How do I prepare for rejections after sending out my query letters?

How do I prepare for rejections after sending out my query letters?

This is a hard career from the beginning. We pour our souls into the characters, giving them life. Our hearts go out to them when our minds have created turmoil. Our tears fall when we lose a character, and our voices shout when the story has taken a positive turn. Celebrations are in order when the manuscript is completed to the best of our ability. Butterflies flutter in our stomach, it’s time become a published author!

When I started researching the publishing process, I read everywhere.

English: Logo of the band Rejected Español: Lo...
English: Logo of the band Rejected Español: Logo de la banda Rejected (Photo credit: Wikipedia)
  • ‘You’ll be rejected.’
  • ‘You will not get published.’
  • ‘Don’t feel hurt over rejections, it’s part of the business.’

One of the best books I ever read (and highly recommend) is Jeff Herman’s Guide to Book Publishers Editors & Literary Agents 2013. Every couple of years a new version comes out but I read the 2009 edition. He provides an extensive guide to publishers, editors and agents but he also gives amazing advice.

After you’ve completed your manuscript, have an editor go over it, and then it’s time to get down to business. The key word I just said was business! I know you love your book, but the publishing world doesn’t care. Is it going to make money?

If a manuscript doesn’t spark something inside an agent or publisher you’ll get a rejection. How do we handle this?

Smiley Face
Smiley Face (Photo credit: Wikipedia)

Rejections aren’t bad. As aspiring authors need to redefine the word. Rejections mean you tried, but you aren’t quite there yet. I was always excited to see an email from an agent or publisher in my email inbox! The rejections were cold and polite but I was worth a response! Think about those writers out there that didn’t get an email rejection? Yes, sometimes the query letters go right into the trash.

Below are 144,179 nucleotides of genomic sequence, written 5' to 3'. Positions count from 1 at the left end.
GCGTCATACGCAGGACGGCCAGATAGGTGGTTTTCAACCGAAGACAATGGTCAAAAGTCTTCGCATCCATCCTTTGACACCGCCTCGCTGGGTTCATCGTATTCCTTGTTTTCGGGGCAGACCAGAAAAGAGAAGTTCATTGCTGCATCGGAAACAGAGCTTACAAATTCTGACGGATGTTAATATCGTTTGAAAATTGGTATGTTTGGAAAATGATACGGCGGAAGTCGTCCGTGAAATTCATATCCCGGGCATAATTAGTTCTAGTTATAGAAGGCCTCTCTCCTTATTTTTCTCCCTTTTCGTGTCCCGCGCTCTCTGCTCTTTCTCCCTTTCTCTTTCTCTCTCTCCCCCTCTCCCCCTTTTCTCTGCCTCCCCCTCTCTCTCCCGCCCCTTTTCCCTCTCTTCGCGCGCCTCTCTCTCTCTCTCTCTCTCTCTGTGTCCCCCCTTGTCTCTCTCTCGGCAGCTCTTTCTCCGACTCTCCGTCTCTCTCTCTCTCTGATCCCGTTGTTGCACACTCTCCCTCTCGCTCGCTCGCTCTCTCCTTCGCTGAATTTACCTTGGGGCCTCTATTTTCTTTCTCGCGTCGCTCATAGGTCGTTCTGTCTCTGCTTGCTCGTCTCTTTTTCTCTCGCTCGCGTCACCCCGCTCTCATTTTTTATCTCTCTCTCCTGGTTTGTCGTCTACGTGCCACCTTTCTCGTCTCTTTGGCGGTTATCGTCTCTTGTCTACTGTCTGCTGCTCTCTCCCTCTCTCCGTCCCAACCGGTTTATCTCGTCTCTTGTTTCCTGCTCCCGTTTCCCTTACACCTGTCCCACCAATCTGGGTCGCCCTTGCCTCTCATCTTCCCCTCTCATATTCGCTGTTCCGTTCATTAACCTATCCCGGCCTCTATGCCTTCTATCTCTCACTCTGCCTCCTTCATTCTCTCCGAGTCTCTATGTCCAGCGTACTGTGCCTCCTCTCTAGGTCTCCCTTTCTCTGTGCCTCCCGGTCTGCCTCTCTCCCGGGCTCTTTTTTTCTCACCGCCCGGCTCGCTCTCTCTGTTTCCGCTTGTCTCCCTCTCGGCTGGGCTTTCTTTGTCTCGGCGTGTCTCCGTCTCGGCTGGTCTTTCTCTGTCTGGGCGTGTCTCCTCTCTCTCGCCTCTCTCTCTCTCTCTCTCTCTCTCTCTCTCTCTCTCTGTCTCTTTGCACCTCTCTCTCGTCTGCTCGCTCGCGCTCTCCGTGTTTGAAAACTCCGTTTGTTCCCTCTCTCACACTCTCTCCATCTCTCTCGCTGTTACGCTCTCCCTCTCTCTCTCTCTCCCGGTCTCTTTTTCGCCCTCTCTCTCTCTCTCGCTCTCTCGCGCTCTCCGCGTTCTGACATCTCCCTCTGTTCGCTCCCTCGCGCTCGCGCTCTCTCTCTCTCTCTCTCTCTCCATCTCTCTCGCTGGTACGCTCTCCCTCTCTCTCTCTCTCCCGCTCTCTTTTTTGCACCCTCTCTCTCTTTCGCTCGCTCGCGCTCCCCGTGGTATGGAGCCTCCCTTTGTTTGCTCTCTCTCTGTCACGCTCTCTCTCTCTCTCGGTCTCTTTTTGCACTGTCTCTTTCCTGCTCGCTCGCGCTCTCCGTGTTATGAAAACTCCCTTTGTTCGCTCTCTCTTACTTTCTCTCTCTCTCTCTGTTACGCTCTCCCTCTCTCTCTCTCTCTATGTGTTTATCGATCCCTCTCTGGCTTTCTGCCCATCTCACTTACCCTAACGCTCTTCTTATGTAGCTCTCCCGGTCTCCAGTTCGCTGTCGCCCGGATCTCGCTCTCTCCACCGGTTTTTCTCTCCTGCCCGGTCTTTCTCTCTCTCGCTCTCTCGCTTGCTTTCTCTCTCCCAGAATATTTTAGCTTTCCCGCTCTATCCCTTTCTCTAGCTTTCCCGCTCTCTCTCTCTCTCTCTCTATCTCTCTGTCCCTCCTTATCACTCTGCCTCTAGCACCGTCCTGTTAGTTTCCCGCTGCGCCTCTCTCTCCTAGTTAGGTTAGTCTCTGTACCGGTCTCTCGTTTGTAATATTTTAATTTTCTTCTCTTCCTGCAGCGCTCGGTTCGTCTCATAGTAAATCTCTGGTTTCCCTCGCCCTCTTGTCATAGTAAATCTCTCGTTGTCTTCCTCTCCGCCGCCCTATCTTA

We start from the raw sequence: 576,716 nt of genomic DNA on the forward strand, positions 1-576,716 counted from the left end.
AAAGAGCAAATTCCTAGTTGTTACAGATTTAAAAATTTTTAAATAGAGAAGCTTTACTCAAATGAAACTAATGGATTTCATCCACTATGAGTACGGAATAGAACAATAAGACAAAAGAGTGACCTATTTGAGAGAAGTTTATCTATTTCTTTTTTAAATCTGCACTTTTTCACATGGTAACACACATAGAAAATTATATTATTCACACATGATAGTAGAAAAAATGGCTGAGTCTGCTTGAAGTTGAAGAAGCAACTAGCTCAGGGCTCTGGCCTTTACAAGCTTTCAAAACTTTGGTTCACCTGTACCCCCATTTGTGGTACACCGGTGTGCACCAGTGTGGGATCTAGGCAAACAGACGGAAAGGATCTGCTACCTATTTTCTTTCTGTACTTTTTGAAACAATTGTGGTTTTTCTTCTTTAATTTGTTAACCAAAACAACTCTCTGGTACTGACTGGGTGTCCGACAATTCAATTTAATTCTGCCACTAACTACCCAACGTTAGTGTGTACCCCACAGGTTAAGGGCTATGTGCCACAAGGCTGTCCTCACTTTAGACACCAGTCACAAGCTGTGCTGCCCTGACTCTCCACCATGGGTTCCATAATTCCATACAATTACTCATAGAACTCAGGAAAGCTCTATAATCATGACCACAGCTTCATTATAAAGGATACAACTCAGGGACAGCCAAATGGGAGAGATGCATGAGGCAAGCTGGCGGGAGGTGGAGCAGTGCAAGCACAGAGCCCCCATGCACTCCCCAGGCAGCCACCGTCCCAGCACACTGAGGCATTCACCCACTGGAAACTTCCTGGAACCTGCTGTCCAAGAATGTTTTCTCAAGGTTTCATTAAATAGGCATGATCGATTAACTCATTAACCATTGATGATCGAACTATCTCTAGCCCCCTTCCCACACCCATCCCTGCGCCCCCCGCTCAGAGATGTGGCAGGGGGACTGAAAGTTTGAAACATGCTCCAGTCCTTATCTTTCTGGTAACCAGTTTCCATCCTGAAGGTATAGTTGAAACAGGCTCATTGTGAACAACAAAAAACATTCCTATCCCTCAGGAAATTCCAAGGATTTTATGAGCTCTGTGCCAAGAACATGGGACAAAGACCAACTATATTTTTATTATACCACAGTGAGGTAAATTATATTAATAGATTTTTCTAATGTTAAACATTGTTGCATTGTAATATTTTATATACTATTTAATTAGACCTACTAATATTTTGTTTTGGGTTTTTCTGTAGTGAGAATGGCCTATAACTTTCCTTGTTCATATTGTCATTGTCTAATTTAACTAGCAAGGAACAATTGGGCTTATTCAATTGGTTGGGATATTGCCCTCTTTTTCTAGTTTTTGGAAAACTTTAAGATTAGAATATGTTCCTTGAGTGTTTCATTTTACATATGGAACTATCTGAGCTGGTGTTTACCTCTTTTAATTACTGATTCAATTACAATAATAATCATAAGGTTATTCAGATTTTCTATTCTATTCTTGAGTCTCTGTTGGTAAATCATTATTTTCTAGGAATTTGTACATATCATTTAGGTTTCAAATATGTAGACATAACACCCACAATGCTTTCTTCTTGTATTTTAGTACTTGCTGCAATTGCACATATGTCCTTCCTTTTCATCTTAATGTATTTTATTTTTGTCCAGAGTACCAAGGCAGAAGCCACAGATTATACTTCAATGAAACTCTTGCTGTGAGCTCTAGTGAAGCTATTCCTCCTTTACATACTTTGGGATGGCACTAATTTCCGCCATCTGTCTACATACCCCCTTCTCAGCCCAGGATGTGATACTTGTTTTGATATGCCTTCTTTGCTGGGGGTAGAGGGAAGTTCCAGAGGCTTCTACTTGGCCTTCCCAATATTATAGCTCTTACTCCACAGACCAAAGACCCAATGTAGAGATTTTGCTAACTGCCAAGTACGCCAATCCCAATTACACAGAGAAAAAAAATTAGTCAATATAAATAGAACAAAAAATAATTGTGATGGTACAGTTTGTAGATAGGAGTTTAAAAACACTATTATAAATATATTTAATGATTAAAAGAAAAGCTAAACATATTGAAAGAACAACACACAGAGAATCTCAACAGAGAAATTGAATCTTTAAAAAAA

I felt very lucky to get my email rejections. That meant people were noticing me, I just had to find one that would be willing to look further than my query letter.

  • Practice writing query letters and ask your friends to critic them? Remember, this is a business proposal. Personal thoughts and emotions should stay out of the query.
  • Make sure a professional editor goes over your manuscript. It wouldn’t matter how good your query letter was formatted, if there are mistakes in your manuscript it will go in the garbage.
  • Join a writer’s group and have them critic your work. This will help prepare you for an agent or publisher’s cold or harsh comments.
  • There could be something wrong with your query letter. Triple, quadruple check that you are following all the submission guidelines perfectly.
  • Remember, it’s important to have a marketing plan. I asked my publisher why he accepted my manuscript so easily when no one else did. He told me, ‘You didn’t have a marketing plan in your query letter.’ Publishers expect the author to be the main spokesperson of the novel. This is a business; so prepare to be the writer, author, editor, marketer and salesperson!

 

If the article above was helpful to you, I invite you to comment below.

Fill in the form above for free tips on writing or edit on three pages of your story! Learn more about my publications at: http://www.kaylahuntbooks.com/buy.


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